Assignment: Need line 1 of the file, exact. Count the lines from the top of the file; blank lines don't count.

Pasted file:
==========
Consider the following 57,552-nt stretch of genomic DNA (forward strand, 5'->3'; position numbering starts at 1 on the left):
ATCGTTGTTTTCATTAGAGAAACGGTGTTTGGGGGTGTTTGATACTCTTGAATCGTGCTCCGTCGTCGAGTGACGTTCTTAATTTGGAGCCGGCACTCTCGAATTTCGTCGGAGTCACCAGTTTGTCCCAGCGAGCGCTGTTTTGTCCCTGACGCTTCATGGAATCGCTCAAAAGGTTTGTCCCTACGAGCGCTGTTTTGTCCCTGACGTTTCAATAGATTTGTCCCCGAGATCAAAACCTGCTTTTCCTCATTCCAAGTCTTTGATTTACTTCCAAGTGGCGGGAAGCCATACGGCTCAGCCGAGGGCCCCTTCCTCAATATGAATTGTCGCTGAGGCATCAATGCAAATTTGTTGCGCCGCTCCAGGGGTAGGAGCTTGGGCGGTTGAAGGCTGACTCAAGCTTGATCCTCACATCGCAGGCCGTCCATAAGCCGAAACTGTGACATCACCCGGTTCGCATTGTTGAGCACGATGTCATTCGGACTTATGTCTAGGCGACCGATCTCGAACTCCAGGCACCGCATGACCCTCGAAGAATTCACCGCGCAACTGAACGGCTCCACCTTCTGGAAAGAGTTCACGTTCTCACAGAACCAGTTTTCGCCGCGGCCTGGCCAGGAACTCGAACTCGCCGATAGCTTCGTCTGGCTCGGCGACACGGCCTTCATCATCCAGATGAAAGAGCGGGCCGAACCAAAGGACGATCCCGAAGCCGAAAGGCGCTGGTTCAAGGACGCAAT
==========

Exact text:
Consider the following 57,552-nt stretch of genomic DNA (forward strand, 5'->3'; position numbering starts at 1 on the left):